Bees Wax @ Steirereck |Heinz Reitbauer|

The relationship between bees and humans dates to the hunter-gatherer days when armed with nothing except a long stick, men would knock down hives from trees and run. Returning to the scene to harvest the honey when it was deemed safe honey was harvested.

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There are cave paintings in Valencia Spain dating back about 8,000 years that show two people collecting honey and honeycomb from a wild bee hive.

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Ancient Egyptians valued beeswax in mummification and used it for the embalming process. They also used wax to seal the coffin and make it air tight, further preserving the body.

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They even recognized the importance of beeswax in health, as prescriptions dating back to 1550 B.C. called for beeswax in various formulations, as did the Chinese.

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Two years ago chef Reitbauer developed a new method of cooking which has caused considerable interest in professional circles. The idea of cooking using organic beeswax heated to 84°C and poured over grayling fillet to watch it after a short time the wax sets and a perfectly cooked fish!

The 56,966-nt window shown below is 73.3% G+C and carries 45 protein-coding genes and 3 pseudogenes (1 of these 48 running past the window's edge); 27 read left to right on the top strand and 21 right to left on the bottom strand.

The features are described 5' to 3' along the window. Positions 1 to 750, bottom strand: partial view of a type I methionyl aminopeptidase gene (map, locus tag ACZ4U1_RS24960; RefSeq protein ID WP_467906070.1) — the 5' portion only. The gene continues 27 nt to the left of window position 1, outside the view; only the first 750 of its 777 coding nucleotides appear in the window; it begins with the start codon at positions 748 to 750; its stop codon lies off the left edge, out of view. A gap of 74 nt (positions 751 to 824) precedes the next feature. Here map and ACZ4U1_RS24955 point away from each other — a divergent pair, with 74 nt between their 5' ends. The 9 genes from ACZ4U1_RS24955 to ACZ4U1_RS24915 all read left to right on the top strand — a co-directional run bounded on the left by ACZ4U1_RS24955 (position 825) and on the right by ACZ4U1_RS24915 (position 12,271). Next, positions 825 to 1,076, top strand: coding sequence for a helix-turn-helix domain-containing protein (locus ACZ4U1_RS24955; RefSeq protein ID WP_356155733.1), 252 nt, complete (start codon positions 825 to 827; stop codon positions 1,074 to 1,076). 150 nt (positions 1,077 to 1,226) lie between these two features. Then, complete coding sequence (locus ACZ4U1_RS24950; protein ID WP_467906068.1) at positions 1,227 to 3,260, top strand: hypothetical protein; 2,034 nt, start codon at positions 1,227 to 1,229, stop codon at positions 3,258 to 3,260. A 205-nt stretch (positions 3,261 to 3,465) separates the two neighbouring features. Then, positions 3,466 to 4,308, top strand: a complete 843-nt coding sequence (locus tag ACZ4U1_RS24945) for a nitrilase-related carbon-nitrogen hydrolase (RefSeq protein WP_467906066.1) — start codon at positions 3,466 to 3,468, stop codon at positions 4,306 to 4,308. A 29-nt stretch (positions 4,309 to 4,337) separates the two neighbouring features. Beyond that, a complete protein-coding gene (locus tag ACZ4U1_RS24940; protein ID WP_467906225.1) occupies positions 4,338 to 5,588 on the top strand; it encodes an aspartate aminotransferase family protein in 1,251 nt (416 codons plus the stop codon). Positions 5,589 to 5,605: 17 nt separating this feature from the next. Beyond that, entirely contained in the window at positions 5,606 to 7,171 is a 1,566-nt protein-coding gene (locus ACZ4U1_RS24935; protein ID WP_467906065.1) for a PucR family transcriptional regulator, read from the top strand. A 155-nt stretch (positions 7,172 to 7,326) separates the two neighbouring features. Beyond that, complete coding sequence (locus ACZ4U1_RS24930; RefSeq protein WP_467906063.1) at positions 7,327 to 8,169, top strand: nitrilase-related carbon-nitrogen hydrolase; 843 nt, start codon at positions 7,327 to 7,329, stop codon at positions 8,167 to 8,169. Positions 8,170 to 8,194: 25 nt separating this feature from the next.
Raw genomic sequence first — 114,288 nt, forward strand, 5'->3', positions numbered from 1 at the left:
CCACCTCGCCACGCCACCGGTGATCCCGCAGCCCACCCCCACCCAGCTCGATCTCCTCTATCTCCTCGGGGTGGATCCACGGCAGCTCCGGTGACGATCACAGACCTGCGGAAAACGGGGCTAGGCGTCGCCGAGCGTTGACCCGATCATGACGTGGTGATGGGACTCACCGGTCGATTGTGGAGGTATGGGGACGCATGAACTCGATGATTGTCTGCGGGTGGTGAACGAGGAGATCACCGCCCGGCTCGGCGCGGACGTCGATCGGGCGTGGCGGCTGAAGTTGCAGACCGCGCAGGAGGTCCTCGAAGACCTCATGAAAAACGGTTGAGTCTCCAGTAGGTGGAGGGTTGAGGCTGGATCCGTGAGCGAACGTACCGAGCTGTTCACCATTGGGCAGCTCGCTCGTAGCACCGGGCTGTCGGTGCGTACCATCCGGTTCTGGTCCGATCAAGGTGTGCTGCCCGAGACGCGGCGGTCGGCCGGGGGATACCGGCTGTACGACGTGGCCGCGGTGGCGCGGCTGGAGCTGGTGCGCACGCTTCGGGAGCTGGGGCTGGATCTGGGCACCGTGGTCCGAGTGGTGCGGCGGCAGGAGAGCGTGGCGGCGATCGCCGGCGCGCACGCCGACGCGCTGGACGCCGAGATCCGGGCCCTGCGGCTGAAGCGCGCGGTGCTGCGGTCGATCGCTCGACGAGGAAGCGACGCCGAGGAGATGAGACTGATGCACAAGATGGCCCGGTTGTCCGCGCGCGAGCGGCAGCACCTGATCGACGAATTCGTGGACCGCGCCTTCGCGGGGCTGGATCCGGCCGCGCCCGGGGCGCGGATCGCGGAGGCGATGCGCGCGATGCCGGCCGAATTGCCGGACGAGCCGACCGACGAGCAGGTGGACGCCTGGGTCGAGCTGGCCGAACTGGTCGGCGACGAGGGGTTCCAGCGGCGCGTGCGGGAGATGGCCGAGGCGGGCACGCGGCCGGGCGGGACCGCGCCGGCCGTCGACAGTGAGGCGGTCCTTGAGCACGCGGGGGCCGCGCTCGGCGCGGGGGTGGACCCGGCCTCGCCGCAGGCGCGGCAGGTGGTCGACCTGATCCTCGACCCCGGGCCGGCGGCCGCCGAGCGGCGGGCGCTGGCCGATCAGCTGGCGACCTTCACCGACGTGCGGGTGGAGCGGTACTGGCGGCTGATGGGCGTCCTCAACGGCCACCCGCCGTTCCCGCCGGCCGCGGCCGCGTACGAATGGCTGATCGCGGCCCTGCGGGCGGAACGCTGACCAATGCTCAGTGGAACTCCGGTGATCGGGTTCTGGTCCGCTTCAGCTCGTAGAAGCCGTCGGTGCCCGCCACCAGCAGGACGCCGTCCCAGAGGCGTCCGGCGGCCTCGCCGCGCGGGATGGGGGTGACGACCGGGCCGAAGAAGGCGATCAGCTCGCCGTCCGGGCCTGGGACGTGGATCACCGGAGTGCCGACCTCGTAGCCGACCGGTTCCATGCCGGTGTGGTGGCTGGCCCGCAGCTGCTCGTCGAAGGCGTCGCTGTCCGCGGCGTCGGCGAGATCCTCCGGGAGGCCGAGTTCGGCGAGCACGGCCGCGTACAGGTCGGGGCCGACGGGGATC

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He also uses wax to preserve foods and even clarify stock, reusing wax several times until it loses its character. The melting point is 61°C and when you heat it over 90°C it loses aroma. But Reitbauer’s goal is to flavor the stock and his beeswax-based dishes with that seasonal je ne sais quoi only bees can deliver.

This is simply genius and what a tremendous idea, simple yet so precise. My photos do not do it justice but until next time when I return to Vienna.

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Am Heumarkt 2A, 1030 Wien, Austria
T. +43 1 7133168

source: Internet